In July, India’s two biggest e-commerce companies went head to head as Prime Day and Flipkart’s Big Shopping Days offered customers deep discounts. Flipkart offered the 128GB Google Pixel 2 at Rs. 42,999, plus an extra discount of up to Rs. 11,000 on exchange and cash back. The phone normally costs Rs. 70,000.
With such incredible discounts, it is unsurprising that both companies cleaned up. Flipkart sold more than four times its daily average in revenue, and more than 2.5 times its daily run rate. Meanwhile, Amazon Prime became the most watched online content streamers in the country, with 40% mindshare during their 36-hour bonanza. Prime also saw a 35% boost in membership from Tier II and III towns.
However, as Amazon and Flipkart (which is now owned by Walmart) revelled, every other e-tailers in the country struggled. Because of their deep reserves of cash, both e-commerce giants could afford to offer ridiculous discounts. However, if the new government draft policy becomes law, this advantage could soon evaporate.
In a move that was hailed as a step forward forward for Make in India and the multiple offline retail stores that rapidly losing marketshare to the internet, the commerce ministry has proposed that such deep discounts should no longer be legal. In addition to a basic limit on price cuts, the draft e-commerce bill also suggests banning bulk buys from related sellers, barring group companies of online marketplaces from influencing prices, and restricting inventory-led models for foreign companies and majority-FDI based companies.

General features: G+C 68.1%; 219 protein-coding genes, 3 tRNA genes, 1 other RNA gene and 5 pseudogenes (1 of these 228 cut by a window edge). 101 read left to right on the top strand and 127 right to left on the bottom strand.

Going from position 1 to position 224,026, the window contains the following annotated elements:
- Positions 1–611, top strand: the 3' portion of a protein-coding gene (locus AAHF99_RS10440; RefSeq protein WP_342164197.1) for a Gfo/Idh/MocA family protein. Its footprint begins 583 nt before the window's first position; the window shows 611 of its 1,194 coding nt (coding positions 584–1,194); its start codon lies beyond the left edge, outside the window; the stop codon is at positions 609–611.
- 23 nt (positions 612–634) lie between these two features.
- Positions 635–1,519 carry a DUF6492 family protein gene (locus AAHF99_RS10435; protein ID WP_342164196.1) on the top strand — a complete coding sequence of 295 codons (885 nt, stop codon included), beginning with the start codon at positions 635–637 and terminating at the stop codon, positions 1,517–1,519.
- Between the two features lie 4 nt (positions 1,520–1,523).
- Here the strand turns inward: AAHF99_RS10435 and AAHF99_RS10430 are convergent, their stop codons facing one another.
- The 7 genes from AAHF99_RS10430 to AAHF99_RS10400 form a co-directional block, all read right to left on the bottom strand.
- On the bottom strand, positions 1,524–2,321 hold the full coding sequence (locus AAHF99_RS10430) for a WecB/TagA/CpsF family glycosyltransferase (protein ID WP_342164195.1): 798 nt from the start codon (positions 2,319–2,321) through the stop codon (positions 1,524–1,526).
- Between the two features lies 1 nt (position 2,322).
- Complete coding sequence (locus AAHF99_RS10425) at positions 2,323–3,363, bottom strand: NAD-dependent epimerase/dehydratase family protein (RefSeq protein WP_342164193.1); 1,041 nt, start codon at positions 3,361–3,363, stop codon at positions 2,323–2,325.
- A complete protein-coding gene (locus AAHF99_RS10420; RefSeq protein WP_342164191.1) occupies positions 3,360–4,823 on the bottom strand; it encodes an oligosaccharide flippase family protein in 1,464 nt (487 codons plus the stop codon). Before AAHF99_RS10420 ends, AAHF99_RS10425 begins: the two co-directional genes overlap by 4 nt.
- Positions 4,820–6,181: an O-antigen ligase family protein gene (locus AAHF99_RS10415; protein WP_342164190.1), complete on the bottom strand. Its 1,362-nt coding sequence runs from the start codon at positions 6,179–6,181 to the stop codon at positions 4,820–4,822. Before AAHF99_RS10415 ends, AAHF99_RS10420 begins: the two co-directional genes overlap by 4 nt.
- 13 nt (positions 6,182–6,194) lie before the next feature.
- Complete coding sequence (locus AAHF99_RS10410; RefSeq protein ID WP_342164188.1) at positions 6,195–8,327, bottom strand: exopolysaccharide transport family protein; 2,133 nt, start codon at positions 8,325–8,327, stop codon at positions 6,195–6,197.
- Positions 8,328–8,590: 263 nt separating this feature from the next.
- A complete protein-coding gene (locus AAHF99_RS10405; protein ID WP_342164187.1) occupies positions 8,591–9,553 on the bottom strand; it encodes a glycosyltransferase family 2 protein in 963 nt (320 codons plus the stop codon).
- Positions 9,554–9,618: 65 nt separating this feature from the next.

Famous names like Ola, Paytm, MakeMyTrip, Airtel, UrbanClap, NASSCOM, and others have been involved in a series of eight meetings over the last few months to negotiate parts of this draft policy. Flipkart too were involved in the first meeting, but were uninvited after their buyout by Walmart was rubber-stamped. However, considering the level of foreign investment in companies like Ola and Paytm, some are saying that there was still foreign influence at the meetings.
At the moment, e-commerce accounts for around 4% of the $500 billion Indian retail market. However, it is growing four times faster than offline brick-and-mortar stores. Amazon and Flipkart account for nearly three-fourths of that segment, and their influence seems to be growing.